In the last legislative session, Senator Whitmire attempted to amend the Texas Constitution to change the standard of proof from preponderance of the evidence to the "clear and convincing" evidence standard. But the bill and resolution did not pass.

In the settlement, Harris County agreed to raise the standard higher than existing law and higher than the current constitutional requirements. The trial court held that while the court did not have the authority to grant such relief on a trial on the merits, the parties could agree to change the law through the settlement.

By changing the standard from abuse of discretion or even preponderance of the evidence, the settlement makes it more difficult for judges to exercise their discretion and to hold defendants accountable. Raising the standard of proof to "clear and convincing evidence" is intended to prevent judges from having any discretion on the issue of release except to use PR bonds.

In the area of setting bail, any changes should allow trial courts to fully use all of the tools available to them in their discretion to find whatever works to get the defendant to appear for court. Any proposed changes to the system should not limit this discretion.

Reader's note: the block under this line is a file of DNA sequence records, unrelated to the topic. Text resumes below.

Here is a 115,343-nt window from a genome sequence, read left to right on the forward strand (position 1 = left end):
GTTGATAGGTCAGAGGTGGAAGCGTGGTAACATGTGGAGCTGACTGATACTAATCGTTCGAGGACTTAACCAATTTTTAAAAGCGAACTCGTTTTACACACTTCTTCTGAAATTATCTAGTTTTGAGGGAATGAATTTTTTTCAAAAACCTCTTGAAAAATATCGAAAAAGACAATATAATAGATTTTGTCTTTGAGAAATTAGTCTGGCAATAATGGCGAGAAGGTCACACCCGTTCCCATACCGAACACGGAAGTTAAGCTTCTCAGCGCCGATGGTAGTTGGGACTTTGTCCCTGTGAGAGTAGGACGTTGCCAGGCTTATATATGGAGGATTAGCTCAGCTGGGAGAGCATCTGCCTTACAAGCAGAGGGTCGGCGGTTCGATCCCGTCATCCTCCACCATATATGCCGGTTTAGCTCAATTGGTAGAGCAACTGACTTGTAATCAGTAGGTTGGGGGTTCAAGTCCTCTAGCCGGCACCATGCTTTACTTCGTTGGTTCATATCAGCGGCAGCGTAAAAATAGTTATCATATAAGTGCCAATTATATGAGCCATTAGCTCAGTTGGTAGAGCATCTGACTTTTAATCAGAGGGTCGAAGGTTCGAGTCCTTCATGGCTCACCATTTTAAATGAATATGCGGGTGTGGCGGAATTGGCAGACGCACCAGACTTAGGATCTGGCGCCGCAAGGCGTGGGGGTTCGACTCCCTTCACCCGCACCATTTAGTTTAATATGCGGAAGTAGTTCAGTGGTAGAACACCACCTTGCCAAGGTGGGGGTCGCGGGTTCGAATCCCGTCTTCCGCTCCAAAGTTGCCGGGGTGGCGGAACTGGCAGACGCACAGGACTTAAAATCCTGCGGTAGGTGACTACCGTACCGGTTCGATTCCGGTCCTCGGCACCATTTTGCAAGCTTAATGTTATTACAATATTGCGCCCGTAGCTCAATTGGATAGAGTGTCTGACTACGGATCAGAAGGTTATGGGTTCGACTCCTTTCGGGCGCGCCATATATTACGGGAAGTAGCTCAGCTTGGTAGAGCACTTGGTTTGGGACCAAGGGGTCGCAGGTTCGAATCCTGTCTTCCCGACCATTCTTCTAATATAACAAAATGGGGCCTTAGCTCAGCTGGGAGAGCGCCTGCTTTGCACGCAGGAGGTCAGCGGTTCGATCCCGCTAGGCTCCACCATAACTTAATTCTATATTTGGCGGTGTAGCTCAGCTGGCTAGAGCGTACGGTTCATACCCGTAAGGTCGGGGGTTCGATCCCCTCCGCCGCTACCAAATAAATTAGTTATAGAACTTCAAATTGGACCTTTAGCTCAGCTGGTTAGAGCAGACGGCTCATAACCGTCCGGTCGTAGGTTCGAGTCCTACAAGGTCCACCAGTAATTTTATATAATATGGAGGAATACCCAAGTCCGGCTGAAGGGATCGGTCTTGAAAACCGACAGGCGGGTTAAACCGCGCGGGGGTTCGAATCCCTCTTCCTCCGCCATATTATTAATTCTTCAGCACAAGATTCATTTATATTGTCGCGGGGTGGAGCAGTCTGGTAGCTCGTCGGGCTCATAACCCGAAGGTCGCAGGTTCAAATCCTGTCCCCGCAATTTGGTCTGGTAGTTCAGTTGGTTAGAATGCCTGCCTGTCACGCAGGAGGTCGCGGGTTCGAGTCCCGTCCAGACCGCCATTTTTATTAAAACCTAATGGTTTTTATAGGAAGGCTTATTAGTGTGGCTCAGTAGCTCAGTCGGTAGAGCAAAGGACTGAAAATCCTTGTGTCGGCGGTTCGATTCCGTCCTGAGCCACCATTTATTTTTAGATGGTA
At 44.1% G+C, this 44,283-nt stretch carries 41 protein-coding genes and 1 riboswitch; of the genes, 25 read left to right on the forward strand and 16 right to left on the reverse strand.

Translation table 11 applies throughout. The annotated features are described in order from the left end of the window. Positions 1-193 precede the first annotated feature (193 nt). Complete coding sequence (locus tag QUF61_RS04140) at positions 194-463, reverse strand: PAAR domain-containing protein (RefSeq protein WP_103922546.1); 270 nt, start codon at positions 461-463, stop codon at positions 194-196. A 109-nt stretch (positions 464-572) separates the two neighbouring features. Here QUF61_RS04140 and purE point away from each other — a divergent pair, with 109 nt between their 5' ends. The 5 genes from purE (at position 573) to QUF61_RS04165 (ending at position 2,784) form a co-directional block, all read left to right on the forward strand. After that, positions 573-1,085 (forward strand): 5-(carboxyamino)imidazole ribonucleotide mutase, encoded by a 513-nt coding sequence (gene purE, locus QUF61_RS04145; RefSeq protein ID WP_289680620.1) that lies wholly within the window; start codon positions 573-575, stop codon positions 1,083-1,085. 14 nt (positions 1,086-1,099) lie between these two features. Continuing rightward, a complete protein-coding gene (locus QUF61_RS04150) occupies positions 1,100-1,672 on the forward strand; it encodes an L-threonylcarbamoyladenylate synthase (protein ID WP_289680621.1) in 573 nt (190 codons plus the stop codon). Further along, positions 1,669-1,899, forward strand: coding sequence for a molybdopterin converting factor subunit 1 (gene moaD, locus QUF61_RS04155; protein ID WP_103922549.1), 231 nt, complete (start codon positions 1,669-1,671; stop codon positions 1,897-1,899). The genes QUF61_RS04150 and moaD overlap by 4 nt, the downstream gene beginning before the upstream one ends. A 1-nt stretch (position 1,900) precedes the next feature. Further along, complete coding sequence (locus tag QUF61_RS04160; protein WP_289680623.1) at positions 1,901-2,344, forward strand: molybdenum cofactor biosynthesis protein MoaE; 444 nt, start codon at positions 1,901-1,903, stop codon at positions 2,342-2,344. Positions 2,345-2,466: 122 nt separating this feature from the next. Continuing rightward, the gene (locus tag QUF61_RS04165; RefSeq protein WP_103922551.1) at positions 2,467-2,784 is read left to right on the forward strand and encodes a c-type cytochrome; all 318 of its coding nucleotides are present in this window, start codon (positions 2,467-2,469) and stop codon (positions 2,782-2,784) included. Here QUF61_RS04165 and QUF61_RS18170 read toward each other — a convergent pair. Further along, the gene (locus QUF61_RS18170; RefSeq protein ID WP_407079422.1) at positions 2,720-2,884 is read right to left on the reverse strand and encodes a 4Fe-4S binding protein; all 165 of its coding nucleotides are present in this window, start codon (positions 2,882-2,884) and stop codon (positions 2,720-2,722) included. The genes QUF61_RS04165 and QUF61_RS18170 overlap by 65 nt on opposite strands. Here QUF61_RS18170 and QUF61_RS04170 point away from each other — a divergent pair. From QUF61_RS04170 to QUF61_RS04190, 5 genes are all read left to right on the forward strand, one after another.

V. Fixing the Harris County Model Will be Very Expensive

Your county may already have made a substantial investment in new procedures to ensure that it is in compliance with the federal rulings in this area of the law. To change course now would be to squander these substantial investments and start again.

Statements were made that the judges in our meeting that the County is not looking to make wholesale changes to the bail process. Instead, it was stated the county will continue to tweak the current process to ensure that the bail system is in line with statutory and judicial requirements. Currently, everyone is individually magistrated and are represented by counsel/public defender at the initial bond hearing before the magistrate court. It was stated that a future change would ensure that the bond hearing is recorded and the recording is maintained. This issue will be discussed in more detail in our 4th and final part of this series which will highlight what successful bail reform looks like.